Amid the controversy surrounding its first BCS bowl selection, Northern Illinois is determined to prove it can be the next underdog to succeed on one of college football's biggest stages.
How much of a chance it has could depend on the motivation level of opponent Florida State.
Guided by a new coach and looking to become the sixth school from a non-automatic qualifying conference to win a BCS bowl, the No. 16 Huskies try for a 13th straight victory when they face the No. 13 Seminoles in the Orange Bowl on Tuesday night.
Having won 21 of 22, riding a school-record winning streak and coming off a second straight Mid-American Conference championship, Northern Illinois (12-1) is the first MAC school to earn a BCS bowl berth. Schools from non-BCS conferences are 5-2 in such bowls and have won their last three appearances in games of this kind.
The Huskies jumped six spots to finish in the top 16 of the final BCS standings, ahead of champions from the automatic qualifying Big Ten and Big East. That qualified NIU for the BCS spot.
"What a thrill for us," said Rod Carey, the Huskies' offensive coordinator who was named head coach after Dave Doeren accepted the North Carolina State job Dec. 1, less than 24 hours after a 44-37 double-overtime victory over Kent State in the league title game.
As NIU celebrated its fifth straight bowl selection and perhaps the most significant moment in the program's history, some in the national media branded the Huskies unworthy of such a high-profile game because of their overall schedule and an 18-17 loss to a 4-8 Iowa team.
Though SEC runner-up Georgia, Big 12 co-champion Oklahoma and ACC power Clemson were left out by virtue of a seemingly flawed BCS system, the Huskies won't apologize for their accomplishment.
"We're 12-1," quarterback Jordan Lynch said. "We faced tons of adversity this year. We won tons of games. ... We definitely deserve to be in there."
NIU might be a heavy underdog against Florida State (11-2), but Orange Bowl officials are excited about having the latest BCS buster trying to pull off an upset. TCU beat Wisconsin in the Rose Bowl after the 2010 season, Boise State defeated TCU in the Fiesta Bowl the previous season in a matchup of non-BCS teams and Utah knocked off Alabama in the Sugar Bowl after 2008.
"It's a great story," Orange Bowl CEO Eric Poms said. "I think we'll be just fine."
Seminoles coach Jimbo Fisher will be trying make sure his team takes nothing for granted in the first meeting between the schools.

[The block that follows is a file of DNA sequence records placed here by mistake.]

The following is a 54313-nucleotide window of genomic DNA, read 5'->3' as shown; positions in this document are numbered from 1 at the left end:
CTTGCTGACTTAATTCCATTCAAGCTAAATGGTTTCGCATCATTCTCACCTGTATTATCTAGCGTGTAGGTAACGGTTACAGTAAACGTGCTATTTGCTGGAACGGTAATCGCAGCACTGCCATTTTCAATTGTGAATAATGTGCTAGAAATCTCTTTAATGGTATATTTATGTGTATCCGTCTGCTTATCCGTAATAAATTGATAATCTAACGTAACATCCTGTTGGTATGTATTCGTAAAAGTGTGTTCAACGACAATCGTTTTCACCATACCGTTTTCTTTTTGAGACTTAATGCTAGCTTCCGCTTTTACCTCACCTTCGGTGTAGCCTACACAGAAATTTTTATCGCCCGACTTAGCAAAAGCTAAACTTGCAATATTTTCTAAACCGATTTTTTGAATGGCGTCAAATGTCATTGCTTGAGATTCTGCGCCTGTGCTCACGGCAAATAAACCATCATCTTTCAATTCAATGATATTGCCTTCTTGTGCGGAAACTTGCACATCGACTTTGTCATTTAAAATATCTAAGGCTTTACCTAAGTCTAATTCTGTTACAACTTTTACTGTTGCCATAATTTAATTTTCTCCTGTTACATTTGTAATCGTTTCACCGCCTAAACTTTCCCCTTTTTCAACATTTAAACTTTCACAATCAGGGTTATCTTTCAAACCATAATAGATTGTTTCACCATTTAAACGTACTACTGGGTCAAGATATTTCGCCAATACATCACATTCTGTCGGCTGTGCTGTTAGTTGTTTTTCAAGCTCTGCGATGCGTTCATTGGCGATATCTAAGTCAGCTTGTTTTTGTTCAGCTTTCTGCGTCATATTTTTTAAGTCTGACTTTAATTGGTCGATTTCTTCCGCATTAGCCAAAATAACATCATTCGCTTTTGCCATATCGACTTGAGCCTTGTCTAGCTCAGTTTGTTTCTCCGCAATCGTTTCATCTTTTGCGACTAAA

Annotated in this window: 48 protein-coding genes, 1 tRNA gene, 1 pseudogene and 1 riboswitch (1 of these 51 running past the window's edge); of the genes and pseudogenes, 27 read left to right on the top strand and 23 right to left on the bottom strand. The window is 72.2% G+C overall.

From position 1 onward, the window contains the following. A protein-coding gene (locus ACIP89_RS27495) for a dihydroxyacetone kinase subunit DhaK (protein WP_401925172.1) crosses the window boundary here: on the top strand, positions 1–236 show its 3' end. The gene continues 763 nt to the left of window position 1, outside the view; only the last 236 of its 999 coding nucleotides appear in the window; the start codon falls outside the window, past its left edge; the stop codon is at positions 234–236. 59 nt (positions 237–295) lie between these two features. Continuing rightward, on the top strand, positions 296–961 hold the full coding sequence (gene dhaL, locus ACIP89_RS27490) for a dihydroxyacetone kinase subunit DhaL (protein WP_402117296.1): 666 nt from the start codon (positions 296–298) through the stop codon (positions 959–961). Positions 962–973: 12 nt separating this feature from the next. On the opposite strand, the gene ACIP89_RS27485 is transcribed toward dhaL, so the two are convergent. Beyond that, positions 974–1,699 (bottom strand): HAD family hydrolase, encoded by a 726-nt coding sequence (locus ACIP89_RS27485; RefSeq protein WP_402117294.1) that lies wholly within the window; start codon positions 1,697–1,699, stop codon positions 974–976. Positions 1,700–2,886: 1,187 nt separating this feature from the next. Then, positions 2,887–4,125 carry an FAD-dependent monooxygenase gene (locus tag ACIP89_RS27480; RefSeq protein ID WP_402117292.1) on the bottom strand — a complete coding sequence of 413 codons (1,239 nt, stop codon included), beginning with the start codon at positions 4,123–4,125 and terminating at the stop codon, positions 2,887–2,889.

"To me I don't agree with (the negativity)," Fisher said. "It's disrespectful to Northern Illinois, and we definitely don't think that way. We know one thing, Northern Illinois is going to be ready to play when they get here and hopefully we'll be ready to play too."
NIU entered the bowl season ranked ninth in the FBS with 40.8 points and 250.2 rushing yards per contest. Lynch was a second-team All-American all-purpose selection who has 1,771 rushing yards and 11 straight games of at least 100 on the ground -- both FBS single-season records for a quarterback. His 4,733 total yards are also most in the nation.
"You're going to have to (stop him) as a group," Fisher said. "We're going to have to have a great team effort. We're going to have to be very sound in everything we do and we'll have to mix things up, give him multiple looks and do different things."
With career highs of 71 receptions for 1,054 yards and 12 touchdowns, senior Martel Moore provides capable support for Lynch. Junior Akeem Daniels has rushed for 240 yards and five TDs on 29 carries in the last two games.
"Our team has earned this by going out and doing what they have to do on the field," Carey said. "It's going to be a challenge for us, we're going to have to do things right, and do what we do, and we feel like we'll have a good opportunity."
Led by All-American defensive end Bjoern Werner (13 sacks, 18 tackles for loss), Florida State ranks second in the FBS with 253.4 total yards allowed and seventh with 15.1 points given up. The Seminoles are making their seventh BCS bowl appearance and first since a 26-23 triple-overtime loss to Penn State in the Orange Bowl after 2005.
Florida State began the season ranked seventh and rose as high as third before losing 17-16 at N.C. State on Oct. 6. Its national title hopes ended with a 37-26 loss to Florida on Nov. 24.
In the ACC title game Dec. 1, the heavily favored Seminoles were shut out in the second half and needed an interception in the final minute of a 21-15 win over Georgia Tech.
They will also be playing this game without defensive coordinator Mark Stoops, who was hired as coach at Kentucky late last month.
Stoops' departure and a hardly convincing ACC championship performance, combined with a potential bowl mismatch to conclude an underachieving season, raises the question of just how motivated Florida State will be. The Seminoles insist their complete focus will be on the Huskies.
"You either want to play for a national championship or a BCS bowl," senior quarterback E.J. Manuel said. "You want to go out there and play well. This is huge."
Manuel set career highs of 3,101 passing yards, 22 TDs and 284 rushing yards to lead an offense that averages 39.9 points. Sophomore James Wilder Jr. (583 yards, 11 TDs) is one of three Seminoles to rush for at least 550 yards and was the ACC title game MVP with 69 and two touchdowns on 10 carries.
NIU ranks 18th in the nation with 19.0 points allowed per game, but it's yielding 139.0 on the ground.
ACC champion and No. 12-ranked Florida State will face underdog and MAC champion Northern Illinois, which busted the BCS with its No. 15 ranking in the final BCS standings. This matchup will pit Florida State's No. 7 scoring defense (15.08 points per game) against the nation's No. 9 scoring offense (40.77).